Inglorion by Virodeil

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Author: Eärillë

 

Title: Inglorion

 

Rating: G

 

Point of View: First Person Limited, Present Tense

 

Summary:
Nobody likes to be cooped up indoors for too long, and nobody likes to be watched too closely – even by good-intentioned people. An eight-year-old Estel living with his mother and foster father in Imladris has the same opinions, at least, and one afternoon his dream of visiting the Bruinen alone comes true…
Gildor wishes to rest awhile in the hidden valley from his wanderings, but his current visit to Elrond's abode is troubled by a missing certain young Adan…
What happens when they meet? Can Gildor's past, painstakingly hidden, stand the onslaught of a young, sharp, inquisitive mind?

 

Notes:
The story takes place at Rivendell. Aragorn (Estel) at that time is around 8 years old. And since the child practically grows up in a place speaking Sindarin (and Quenya, perhaps), the language spoken in this story is Sindarin, not Westron. And in the child’s point of view, “Nana” refers to Gilraen while “Ada” refers to Elrond.
And here’s also to celebrate the anniversary of my participation in this contest! Admitedly, it is a rather sparse participation, but oh well. And thank you very, very much for my beta-reader Elleth – without whom this story will never see the daylight!


Inglorion

 

1. Gildor

 

Elrond has been quite worried about his latest charge, and it is only because the little imp has vanished for half a day. I would say that he worries needlessly; but indeed the boy looks so much like his deceased brother Elros, and minions of the Enemy are still searching for the heir of Isildur far and wide according to our intelligence. Still, I would be glad if I were not roped into searching for the child, just when I thought I could relax a little and enjoy this hidden valley to the fullest. My companions in all weathers and conditions, my people so to say, have offered their assistance, but I demurred. Estel is a Secondborn child, and he cannot have the skills to hide and avoid notice that a Firstborn child usually does. There is no need to rope them into this too.

 

I do not want to admit defeat now, although I have spent more than an hour searching for the said child. I have checked what people say are his usual haunts, and I have even initiated checking some other places that a child might be interested in, but Estel was not in any of those spots. In all my experience, searching for a Secondborn child never took this long. Elladan and Elrohir must have taught the little one quite well…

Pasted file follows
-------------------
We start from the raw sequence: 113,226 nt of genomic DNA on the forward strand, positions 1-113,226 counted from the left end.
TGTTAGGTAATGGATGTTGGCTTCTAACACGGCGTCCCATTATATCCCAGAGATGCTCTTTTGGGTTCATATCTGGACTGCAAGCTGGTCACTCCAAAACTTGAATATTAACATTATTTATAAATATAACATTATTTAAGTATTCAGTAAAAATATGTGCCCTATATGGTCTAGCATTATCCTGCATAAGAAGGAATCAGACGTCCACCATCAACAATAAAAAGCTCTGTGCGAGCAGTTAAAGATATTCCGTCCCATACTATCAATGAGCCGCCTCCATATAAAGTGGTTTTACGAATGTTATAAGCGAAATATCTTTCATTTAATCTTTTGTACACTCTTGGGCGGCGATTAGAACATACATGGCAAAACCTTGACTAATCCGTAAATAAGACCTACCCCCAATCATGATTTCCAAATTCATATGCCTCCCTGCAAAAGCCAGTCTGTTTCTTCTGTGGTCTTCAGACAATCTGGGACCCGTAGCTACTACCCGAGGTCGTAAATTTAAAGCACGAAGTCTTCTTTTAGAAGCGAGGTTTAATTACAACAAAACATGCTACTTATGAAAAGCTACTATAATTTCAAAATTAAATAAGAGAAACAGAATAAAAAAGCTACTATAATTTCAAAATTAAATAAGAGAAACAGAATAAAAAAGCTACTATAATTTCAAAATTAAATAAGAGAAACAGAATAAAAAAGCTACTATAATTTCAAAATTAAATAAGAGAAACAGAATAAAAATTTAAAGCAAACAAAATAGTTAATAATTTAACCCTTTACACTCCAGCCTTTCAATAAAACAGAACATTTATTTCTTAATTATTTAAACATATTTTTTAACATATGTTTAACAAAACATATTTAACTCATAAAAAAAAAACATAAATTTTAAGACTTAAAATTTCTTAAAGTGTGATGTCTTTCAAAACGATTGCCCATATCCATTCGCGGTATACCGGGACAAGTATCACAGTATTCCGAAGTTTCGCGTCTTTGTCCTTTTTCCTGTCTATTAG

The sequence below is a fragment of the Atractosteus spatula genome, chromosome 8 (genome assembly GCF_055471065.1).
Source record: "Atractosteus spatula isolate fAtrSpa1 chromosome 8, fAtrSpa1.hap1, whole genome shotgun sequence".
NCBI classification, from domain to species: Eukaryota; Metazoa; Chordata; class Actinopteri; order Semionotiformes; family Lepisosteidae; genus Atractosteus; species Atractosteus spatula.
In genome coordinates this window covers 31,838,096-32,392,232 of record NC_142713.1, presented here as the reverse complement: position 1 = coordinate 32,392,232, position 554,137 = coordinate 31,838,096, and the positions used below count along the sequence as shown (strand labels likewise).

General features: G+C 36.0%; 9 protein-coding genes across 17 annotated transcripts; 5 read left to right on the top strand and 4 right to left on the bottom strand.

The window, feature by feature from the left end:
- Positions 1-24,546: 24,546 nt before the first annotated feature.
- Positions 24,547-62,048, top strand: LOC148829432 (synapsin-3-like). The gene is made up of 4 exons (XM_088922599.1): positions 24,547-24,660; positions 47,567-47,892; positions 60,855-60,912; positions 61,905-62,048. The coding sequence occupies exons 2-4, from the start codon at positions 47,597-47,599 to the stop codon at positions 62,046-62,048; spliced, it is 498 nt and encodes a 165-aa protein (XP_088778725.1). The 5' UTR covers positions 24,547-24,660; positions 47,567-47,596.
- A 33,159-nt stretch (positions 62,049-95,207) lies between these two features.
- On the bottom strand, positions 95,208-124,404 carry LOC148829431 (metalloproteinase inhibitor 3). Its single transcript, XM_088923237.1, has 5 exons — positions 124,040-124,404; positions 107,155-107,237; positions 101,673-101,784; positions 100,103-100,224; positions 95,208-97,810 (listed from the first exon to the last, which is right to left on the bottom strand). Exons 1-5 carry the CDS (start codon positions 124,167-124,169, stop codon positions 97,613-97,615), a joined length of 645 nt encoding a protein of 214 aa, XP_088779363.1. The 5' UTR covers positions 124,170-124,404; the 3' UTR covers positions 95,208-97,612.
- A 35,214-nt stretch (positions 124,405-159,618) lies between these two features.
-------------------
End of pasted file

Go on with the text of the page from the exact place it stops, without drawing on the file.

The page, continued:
Now, where must I seek? I have scoured the gardens and meadows and small woods contained within the valley, and even taken a look at the falls and the caverns hidden behind some of them. But the child remains elusive, and worry begins to creep into my spirit. What has he done? Where has he hidden himself? Elrond can be a stuffy protector, I know, since his children have often confided in me about that in the past. And now that Estel is the only child in the settlement, he might have poured it all onto the poor little one. And now I am dragged around trying to find the said little one because of it…

 

There is only one more place I have not searched at: the river. But surely Estel knows better than that? Surely Elrond and other adults have warned him – or ordered him – against visiting the river alone?

 

Valar! Do I not know how children behave? I was one not much long ago, not in the standard of the Firstborn at any rate, and I loved visiting the river Narog (which was no less wide, and no less swift, than the Bruinen is), terrifying my foster father and nearly everyone else in Nargothrond in the process.